My Favourite Shirt

September 29, 2013 — Leave a comment

I’ve just spent a good hour with a needle and some wool, tending to my favourite shirt. It’s not something I habitually do, but the garment needs some care and I couldn’t manage without. We’ve done 15 years together. A John Smedley special in apple red. The unimpeachable Dorset style in fine, Merino wool, with the turnback rib cuff and the collar that always sits just so.

 
smedley2Me and the shirt have done formal meetings and fierce parties. We’re travelled a bit and met interesting people. Even when the going has been messy, the shirt has sustained a fibre of grace, even when the wearer was lacking. It’s a shirt that gives everybody a bit of a chance.
I bought my first John Smedley shirt about 1986 in Camden. I seem to remember getting it in an early Reiss shop, but such details are elusive. But I’m sure it was a navy short sleeve in sea island cotton, and I soon added a red version of the Isis design. We went to warehouse parties and north London dive bars. It was accompanied by a black MA1 jacket, selvage Levis, Doc Martin shoes and  eventually Weejun loafers.

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Spooling Around

September 7, 2013 — Leave a comment

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Happy Cassette Store Day, all. Currently reeling on the Dig With It tape deck is a 1990 release by the Cranberry Saw Us, indie combo from Limerick. Say it quickly and you might figure the pun, a legacy from former singer and jape-meister, Niall Quinn. His replacement was Dolores O’Riordan, who soon came up with a song called ‘Linger’ and The Cranberries were off.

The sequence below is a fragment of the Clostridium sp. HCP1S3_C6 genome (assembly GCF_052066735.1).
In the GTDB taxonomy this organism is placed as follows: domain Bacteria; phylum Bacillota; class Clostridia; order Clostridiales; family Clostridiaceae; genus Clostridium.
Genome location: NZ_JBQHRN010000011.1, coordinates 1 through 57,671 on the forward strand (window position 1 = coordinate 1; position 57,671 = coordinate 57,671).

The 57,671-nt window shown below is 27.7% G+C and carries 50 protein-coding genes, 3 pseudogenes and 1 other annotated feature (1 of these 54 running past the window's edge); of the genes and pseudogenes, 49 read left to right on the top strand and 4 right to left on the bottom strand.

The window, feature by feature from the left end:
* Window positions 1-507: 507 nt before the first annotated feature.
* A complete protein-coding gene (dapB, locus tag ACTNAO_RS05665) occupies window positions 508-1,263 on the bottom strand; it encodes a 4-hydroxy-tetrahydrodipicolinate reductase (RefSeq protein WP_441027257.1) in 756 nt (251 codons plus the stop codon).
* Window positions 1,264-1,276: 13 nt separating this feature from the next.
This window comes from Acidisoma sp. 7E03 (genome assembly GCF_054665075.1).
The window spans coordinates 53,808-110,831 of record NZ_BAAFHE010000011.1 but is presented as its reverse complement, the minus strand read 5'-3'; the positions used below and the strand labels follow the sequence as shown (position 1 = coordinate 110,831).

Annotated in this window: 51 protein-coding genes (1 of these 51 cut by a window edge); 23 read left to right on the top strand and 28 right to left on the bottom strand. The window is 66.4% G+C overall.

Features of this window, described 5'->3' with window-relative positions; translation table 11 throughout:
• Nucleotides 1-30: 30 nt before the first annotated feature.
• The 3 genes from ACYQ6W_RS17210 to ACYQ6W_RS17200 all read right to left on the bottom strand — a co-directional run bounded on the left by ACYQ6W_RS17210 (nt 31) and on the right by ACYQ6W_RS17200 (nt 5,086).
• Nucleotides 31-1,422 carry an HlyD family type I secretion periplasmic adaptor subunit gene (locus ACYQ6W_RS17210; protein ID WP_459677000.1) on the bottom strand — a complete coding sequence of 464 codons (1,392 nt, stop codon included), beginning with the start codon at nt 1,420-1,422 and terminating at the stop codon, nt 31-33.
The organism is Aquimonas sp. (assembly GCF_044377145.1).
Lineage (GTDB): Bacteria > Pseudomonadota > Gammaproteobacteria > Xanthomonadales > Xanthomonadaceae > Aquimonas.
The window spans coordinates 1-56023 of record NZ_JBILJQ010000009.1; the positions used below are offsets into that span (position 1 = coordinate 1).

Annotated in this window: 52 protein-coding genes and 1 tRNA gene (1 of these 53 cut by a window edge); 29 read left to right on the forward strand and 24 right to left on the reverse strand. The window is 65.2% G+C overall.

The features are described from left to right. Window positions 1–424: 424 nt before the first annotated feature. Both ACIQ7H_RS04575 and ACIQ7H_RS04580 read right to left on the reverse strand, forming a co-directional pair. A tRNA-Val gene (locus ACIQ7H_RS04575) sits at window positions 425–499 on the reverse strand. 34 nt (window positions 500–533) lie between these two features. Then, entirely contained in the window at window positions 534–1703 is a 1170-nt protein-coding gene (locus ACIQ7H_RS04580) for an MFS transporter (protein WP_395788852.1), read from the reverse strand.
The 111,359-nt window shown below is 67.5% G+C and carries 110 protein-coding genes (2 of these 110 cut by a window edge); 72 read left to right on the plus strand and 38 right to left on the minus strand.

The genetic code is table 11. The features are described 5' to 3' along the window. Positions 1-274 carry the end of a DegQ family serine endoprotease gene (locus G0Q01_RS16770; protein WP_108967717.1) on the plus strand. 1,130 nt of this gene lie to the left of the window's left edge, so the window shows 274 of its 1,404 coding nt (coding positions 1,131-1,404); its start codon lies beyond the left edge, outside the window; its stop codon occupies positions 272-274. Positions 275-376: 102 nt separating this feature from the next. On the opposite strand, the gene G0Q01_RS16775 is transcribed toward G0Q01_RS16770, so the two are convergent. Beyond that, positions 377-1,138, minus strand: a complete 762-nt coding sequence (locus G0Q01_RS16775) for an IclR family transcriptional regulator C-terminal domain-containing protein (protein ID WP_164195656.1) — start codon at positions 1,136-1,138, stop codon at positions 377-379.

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1982 and Van Morrison is onstage in Belfast, chasing his rapture across ‘Summertime In England’. A roll call of the poets, the mystics, the romantics and the lightning catchers. More than eight minutes, and not a bit of it surplus. He’s calling out to Coleridge and Wordsworth, Blake, Whitman and Beckett. On saxophone there’s Pee Wee Ellis, sometime James Brown associate and he’s matching the singer’s fever, blowing with abandon. As is his wont, Van revises his  lyrics from the recorded version, sending more names into the ether.

“Mister Heaney,

I read your book,

Preoccupations,

Among the regions”.

And then he’s off again, citing RS Thomas and DH Lawrence as the song makes a squalling case for feeling and sensation: it ain’t why, it just is.

You might have supposed that Van and Seamus Heaney were connected. The most prolific writers on the island. The pair of them deep into their sense of place, their local resonances, the names and the townlands, the squelch and the smell of it. Like Kavanagh before them they could find the epic in the commonplace, the small-town Homers. While the poet would find amazement in a water diviner, Van channeled his magic through the transistor radio and the wavelength.

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Los Angeles, and David Holmes is in a recording studio finishing off the Primal Scream album. That’s going well but he’s simultaneously working on the soundtrack to the Good Vibrations film, working to a small budget. Some of the songs have been written straight into the script, so there’s no issue with Hank Williams, Rudi, The Undertones and The Outcasts.